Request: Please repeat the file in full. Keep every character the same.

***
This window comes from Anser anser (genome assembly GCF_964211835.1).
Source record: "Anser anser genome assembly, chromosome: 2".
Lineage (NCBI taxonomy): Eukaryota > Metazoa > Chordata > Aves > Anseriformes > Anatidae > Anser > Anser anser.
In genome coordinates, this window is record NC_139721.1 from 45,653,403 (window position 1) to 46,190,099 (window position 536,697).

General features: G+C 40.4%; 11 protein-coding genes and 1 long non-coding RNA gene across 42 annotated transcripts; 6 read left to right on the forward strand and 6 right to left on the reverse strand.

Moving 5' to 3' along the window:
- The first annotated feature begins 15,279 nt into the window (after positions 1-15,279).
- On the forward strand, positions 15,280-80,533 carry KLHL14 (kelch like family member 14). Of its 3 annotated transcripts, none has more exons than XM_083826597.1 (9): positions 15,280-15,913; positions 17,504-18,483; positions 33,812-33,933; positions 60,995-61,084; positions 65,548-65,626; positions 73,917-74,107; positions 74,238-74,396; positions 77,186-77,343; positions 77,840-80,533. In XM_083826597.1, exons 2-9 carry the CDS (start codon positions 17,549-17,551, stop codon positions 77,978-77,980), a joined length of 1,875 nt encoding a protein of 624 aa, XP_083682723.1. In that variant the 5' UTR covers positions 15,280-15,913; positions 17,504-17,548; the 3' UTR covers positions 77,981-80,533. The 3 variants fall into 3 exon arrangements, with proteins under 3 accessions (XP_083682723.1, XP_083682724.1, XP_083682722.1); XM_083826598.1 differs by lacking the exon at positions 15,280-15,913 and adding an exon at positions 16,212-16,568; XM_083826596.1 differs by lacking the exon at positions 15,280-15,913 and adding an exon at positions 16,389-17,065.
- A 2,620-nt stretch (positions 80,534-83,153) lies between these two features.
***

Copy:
This window comes from Anser anser (genome assembly GCF_964211835.1).
Source record: "Anser anser genome assembly, chromosome: 2".
Lineage (NCBI taxonomy): Eukaryota > Metazoa > Chordata > Aves > Anseriformes > Anatidae > Anser > Anser anser.
In genome coordinates, this window is record NC_139721.1 from 45,653,403 (window position 1) to 46,190,099 (window position 536,697).

General features: G+C 40.4%; 11 protein-coding genes and 1 long non-coding RNA gene across 42 annotated transcripts; 6 read left to right on the forward strand and 6 right to left on the reverse strand.

Moving 5' to 3' along the window:
- The first annotated feature begins 15,279 nt into the window (after positions 1-15,279).
- On the forward strand, positions 15,280-80,533 carry KLHL14 (kelch like family member 14). Of its 3 annotated transcripts, none has more exons than XM_083826597.1 (9): positions 15,280-15,913; positions 17,504-18,483; positions 33,812-33,933; positions 60,995-61,084; positions 65,548-65,626; positions 73,917-74,107; positions 74,238-74,396; positions 77,186-77,343; positions 77,840-80,533. In XM_083826597.1, exons 2-9 carry the CDS (start codon positions 17,549-17,551, stop codon positions 77,978-77,980), a joined length of 1,875 nt encoding a protein of 624 aa, XP_083682723.1. In that variant the 5' UTR covers positions 15,280-15,913; positions 17,504-17,548; the 3' UTR covers positions 77,981-80,533. The 3 variants fall into 3 exon arrangements, with proteins under 3 accessions (XP_083682723.1, XP_083682724.1, XP_083682722.1); XM_083826598.1 differs by lacking the exon at positions 15,280-15,913 and adding an exon at positions 16,212-16,568; XM_083826596.1 differs by lacking the exon at positions 15,280-15,913 and adding an exon at positions 16,389-17,065.
- A 2,620-nt stretch (positions 80,534-83,153) lies between these two features.